17 May. 2022
With the 2022 IHF Women’s World Championship throwing-off in Heraklion on the island of Crete in Greece next month, ihf.info takes a look at the last championship, held four years ago in Kazan, after Pescara 2020 was cancelled due to the pandemic.
The event: The eighth edition of the IHF Women’s Beach Handball World Championship, featuring 16 teams, took place in Kazan, Russia from 24 to 29 July 2018.
What was new: It was the first IHF Women’s Beach Handball World Championship to feature 16 teams, expanded from 12 at the previous edition, Budapest 2016. It was also an opportunity for teams to qualify for the inaugural 2019 ANOC World Beach Games.
With the expanded competition, it provided the chance for Greece, France, Mexico and Vietnam to qualify for their first-ever championship. The USA were also appearing in their first championship after being awarded an IHF Wild Card to help the nation develop competitively ahead of the nation hosting the World Games.
The competition: Four preliminary groups of four teams saw the top three in each go through to two main round groups of six. The bottom team in each preliminary group dropped into a consolation round.
The top four teams in each main round group then went into the knockout stages, starting with the quarter-finals, then semi-finals and medal matches.
Who won: Greece caused a sensation on their debut, winning the title.
Review: The preliminary group stage saw reigning world champions Spain alongside Poland, The World Games 2017 winners Brazil and 2017 European champions Norway – who came into Kazan with three consecutive bronze medals in the last three World Championships – all finish unbeaten and on top of their respective groups.
However, in their very first game of Kazan 2018, Spain faced Greece and were taken to a shoot-out, eventually winning. A bit of luck for the debutants and slow start from Spain?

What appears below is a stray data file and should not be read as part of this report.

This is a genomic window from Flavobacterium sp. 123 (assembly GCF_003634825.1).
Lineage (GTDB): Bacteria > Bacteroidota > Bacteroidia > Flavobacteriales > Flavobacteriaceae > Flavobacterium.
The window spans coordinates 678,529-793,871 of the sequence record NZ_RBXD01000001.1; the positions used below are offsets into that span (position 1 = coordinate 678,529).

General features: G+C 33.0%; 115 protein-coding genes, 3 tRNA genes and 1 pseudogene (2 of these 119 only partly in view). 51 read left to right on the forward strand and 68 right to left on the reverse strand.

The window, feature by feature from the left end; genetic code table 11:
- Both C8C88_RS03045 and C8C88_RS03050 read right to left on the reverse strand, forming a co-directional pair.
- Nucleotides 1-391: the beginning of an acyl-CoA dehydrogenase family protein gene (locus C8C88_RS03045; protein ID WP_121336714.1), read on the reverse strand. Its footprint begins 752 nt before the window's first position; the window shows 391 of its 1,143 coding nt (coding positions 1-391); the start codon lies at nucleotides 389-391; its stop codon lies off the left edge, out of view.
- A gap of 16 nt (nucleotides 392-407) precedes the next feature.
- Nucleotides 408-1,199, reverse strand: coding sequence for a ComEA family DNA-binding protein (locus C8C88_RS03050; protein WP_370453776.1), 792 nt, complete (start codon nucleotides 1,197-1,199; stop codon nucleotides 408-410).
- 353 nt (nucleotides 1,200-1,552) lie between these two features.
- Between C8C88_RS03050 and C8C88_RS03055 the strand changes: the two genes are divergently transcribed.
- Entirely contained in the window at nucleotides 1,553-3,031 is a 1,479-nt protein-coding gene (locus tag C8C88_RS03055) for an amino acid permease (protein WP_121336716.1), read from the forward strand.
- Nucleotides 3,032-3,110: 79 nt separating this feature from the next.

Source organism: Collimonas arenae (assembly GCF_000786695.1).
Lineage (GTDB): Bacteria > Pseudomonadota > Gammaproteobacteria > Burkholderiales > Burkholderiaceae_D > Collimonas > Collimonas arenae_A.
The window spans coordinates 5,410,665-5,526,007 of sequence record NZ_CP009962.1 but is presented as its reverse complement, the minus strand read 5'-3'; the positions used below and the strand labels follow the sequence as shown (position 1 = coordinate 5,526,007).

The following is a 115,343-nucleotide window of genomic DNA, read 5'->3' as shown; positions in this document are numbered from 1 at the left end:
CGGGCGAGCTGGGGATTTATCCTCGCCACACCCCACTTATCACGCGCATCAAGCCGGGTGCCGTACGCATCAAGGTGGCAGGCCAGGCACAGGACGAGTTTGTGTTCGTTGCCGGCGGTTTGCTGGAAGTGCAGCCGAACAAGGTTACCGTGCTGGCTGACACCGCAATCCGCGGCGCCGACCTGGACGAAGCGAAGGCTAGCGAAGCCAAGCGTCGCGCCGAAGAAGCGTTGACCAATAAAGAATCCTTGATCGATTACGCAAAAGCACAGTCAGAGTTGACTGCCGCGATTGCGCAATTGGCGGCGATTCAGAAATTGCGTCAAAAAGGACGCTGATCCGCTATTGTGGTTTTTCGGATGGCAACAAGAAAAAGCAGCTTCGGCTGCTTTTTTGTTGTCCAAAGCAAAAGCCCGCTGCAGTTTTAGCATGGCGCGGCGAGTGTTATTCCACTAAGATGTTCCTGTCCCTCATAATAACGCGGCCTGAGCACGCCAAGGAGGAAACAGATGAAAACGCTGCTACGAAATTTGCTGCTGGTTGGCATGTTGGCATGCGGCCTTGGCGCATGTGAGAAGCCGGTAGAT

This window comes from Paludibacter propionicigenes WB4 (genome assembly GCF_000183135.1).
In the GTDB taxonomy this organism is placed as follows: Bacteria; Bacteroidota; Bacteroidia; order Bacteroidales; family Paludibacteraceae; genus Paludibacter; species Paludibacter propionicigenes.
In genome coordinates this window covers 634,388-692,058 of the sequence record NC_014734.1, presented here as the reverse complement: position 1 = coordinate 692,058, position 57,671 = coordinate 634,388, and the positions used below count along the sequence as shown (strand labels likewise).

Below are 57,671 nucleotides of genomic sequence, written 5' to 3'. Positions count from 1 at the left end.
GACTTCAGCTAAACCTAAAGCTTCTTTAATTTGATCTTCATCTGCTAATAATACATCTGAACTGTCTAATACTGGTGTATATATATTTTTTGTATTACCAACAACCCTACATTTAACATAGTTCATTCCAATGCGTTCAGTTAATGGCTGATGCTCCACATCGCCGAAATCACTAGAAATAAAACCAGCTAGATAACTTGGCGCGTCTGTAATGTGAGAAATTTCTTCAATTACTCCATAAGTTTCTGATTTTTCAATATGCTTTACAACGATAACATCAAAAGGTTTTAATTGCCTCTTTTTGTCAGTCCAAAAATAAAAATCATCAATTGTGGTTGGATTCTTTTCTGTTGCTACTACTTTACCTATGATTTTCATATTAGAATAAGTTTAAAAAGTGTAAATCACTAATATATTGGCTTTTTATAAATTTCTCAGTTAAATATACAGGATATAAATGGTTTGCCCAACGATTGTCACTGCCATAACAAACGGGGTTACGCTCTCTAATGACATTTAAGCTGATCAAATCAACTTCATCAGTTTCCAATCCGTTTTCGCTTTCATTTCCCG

Only time would tell…
Oceania champions Australia, alongside debutants France, Wild Card entry USA and Mexico played the consolation round, as they finished bottom of their groups, without a win.
In the main round, Spain and Brazil were unstoppable, winning all their matches and they went through to the last eight along with Poland, Greece, Paraguay, Russia, Norway and Denmark.
Brazil beat Paraguay easily 2-0 in the only non-European quarter-final, while all other matches were decided in the shoot-out: Greece crushed the dreams of hosts Russia, Norway defeated Poland and Denmark lost to Spain.
Both semi-finals kept the spectators on the edge of their seats as Norway beat Brazil 2-0 after two close sets (18:19, 20:22) and Greece sensationally reversed that opening loss, pushing Spain into a shoot-out and taking a 6:2 win.
While the bronze-medal match, a rematch of the 2016 final, was won by Brazil without difficulties, the surprise final between Norway and Greece went to shoot-outs again, a situation Maria Karantoni and her Greek side had become used to, having gone to that situation in five of their seven games in Kazan to that point.
The southern Europeans then used their shoot-out experience to claim a 5:2 victory and gold in a championship which they had started as underdogs.
“What just happened? We took first place in the world? I cannot believe it – it is too soon,” said Greece coach Maria Kantoni to ihf.info moments after the victory. “I remember the goal, but I can’t remember what I felt. It sounds amazing, I can’t believe it.”
Most Valuable Player: Juliana Oliveira – Brazil
Top Scorer: Edna Viridiana Uresti Valencia – Mexico: 123 points
Fair Play Team: Norway
Goalkeeper: Magdalini Kepesidou – Greece
Left Wing: Maren Aardahl – Norway
Pivot: Maria Asuncion Batista Portero – Spain
Right Wing: Patricia Scheppa – Brazil
Specialist: Vasiliki Skara – Greece
Defender: Elisabeth Hammerstad – Norway
13. Chinese Taipei
What happened next: Aside from the national, regional and continental competitions, the 2019 ANOC World Beach Games took place in Doha, Qatar in October.